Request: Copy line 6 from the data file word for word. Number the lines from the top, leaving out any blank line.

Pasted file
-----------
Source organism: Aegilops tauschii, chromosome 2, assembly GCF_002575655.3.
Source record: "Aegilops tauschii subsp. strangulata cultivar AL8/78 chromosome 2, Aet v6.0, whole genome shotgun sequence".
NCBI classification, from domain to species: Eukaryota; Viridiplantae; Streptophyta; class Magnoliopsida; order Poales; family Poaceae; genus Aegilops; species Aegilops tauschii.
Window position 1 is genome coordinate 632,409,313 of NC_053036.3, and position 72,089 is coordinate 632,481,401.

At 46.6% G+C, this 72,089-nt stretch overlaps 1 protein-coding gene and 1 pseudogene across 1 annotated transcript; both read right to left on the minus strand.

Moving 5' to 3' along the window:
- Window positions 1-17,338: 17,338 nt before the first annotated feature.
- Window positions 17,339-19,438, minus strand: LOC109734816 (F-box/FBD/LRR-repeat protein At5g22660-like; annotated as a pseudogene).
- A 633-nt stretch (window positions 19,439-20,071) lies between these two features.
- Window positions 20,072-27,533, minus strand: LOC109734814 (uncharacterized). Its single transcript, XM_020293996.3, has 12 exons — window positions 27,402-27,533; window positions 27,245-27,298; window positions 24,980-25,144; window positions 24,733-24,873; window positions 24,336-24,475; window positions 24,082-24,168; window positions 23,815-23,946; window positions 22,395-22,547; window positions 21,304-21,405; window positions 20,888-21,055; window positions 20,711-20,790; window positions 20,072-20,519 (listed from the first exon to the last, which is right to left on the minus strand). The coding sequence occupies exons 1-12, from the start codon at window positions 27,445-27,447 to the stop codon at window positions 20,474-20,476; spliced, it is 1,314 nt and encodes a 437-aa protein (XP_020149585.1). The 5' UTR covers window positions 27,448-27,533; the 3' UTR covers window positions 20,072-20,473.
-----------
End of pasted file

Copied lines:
Moving 5' to 3' along the window: